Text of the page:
On the whole, these projects are mature, ambitious, and lightly experimental with form and format. Most of them have universal themes. To my mind, their natural home would be a streaming platform. In the film world, animated documentaries are a flourishing genre. Why not in tv?
Producers like talking about “transmedia” content
Cartoon Forum showcases both series and transmedia works — that is, projects conceived across multiple platforms. Many presentations embraced this idea, promising books, apps, games, and web content galore. Maes noted a rise in the number of publishers in attendance, looking for potential tie-ins.
In some cases, the transmedia approach made sense. The producer of the Spanish series Captain Zheimer, which aims to educate children about old age and dementia, proposed spin-off comic books that could be distributed to schools, relevant charities, and so on. Dounia, a Canadian series that follows a girl’s emigration from war-torn Syria, follows on from an existing podcast that centers on the character’s earlier years.
Often, though, the talk of transmedia sounded like lip service, dropped into the pitch as a kind of buzzword, and barely justified as an element of the project.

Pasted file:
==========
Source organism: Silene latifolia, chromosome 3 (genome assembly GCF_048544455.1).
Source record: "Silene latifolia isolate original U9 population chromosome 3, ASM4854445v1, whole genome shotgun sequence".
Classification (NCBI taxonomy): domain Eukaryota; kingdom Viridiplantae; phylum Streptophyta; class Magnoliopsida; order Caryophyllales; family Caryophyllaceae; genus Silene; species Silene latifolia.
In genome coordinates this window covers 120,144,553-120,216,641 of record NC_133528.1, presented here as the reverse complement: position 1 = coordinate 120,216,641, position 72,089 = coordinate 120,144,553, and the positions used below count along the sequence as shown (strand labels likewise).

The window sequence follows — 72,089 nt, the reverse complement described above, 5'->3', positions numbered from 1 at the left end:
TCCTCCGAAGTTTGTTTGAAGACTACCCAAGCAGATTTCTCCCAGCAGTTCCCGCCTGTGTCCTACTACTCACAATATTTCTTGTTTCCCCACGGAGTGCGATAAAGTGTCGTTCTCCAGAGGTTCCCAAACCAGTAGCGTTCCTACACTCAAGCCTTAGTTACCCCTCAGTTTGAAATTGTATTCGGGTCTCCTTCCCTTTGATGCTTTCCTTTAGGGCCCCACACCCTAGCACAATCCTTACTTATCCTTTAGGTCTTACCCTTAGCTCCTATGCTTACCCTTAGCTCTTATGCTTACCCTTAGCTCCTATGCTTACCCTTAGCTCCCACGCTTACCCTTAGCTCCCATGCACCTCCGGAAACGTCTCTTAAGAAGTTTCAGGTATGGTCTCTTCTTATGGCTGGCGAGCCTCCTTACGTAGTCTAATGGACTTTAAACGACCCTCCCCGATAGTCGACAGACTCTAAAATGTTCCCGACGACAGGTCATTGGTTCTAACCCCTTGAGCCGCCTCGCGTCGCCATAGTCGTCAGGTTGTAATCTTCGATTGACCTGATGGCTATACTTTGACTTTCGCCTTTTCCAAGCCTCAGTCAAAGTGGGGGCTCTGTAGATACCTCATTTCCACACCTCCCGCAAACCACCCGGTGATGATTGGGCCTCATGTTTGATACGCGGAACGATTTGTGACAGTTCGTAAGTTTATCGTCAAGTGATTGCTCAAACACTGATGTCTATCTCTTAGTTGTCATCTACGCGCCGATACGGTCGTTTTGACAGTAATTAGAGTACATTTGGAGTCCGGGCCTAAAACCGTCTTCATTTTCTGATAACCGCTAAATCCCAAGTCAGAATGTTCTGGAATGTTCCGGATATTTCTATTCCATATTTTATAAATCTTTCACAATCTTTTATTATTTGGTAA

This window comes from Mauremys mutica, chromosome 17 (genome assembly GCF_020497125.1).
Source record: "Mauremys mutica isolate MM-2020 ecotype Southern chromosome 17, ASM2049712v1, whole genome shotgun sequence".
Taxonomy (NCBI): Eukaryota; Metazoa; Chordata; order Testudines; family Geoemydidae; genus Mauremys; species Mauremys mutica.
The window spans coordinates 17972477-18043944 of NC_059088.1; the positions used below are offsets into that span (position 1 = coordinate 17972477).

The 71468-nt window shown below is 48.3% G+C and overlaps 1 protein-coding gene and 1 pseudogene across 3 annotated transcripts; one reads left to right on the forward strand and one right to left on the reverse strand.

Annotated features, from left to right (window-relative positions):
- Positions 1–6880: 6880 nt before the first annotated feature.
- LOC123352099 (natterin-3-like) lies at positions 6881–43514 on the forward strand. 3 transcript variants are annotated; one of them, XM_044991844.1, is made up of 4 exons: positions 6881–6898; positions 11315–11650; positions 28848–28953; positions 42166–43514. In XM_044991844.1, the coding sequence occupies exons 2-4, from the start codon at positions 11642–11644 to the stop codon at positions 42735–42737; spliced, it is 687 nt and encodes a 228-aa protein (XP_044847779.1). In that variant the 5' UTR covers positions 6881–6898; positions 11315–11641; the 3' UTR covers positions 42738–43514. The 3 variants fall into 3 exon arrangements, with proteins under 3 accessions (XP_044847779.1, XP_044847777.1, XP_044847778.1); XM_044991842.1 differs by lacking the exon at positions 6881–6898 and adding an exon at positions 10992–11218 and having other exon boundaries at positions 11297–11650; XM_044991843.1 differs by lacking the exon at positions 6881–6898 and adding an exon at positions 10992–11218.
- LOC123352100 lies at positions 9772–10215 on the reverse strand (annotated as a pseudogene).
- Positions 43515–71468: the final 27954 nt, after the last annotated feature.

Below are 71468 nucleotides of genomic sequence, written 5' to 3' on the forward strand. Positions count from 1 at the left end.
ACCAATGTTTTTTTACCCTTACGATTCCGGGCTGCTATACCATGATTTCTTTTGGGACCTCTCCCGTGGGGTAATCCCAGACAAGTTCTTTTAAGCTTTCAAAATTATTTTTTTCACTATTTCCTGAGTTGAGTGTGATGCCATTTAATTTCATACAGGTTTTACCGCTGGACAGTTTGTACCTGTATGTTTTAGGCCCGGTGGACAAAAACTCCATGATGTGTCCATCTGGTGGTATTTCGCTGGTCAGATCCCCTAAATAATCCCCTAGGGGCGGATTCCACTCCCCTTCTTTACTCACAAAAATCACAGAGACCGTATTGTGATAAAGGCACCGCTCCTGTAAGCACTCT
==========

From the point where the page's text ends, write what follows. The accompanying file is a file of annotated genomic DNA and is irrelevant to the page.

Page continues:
France still dominates, but other territories are on the rise
France, Europe’s top animation producer and the forum’s permanent host country, dominated the event, as it does every year. It had the most projects in contention by far (26), and was behind all ten of the best-attended pitches; the bulk of the more experimental, adult-skewing series were French. The nation’s sector is sustained by top schools and a system of generous public subsidies.
But this isn’t the whole story. The Nordic countries had a very solid 11 projects in contention, including five from Finland, which was the country of honor in 2017. There was also a strong showing from Belgium (nine projects), whose region of Wallonia was in the spotlight this year. Togo and Burkina Faso were represented as co-producers of Palimpsest’s Tree; African animation will draw more attention when Annecy Festival focuses on it next year.
Meanwhile, the UK — an animation powerhouse — only had four projects. As Brexit looms, a cloud of uncertainty is hovering over the country’s viability as a co-producer for Europe.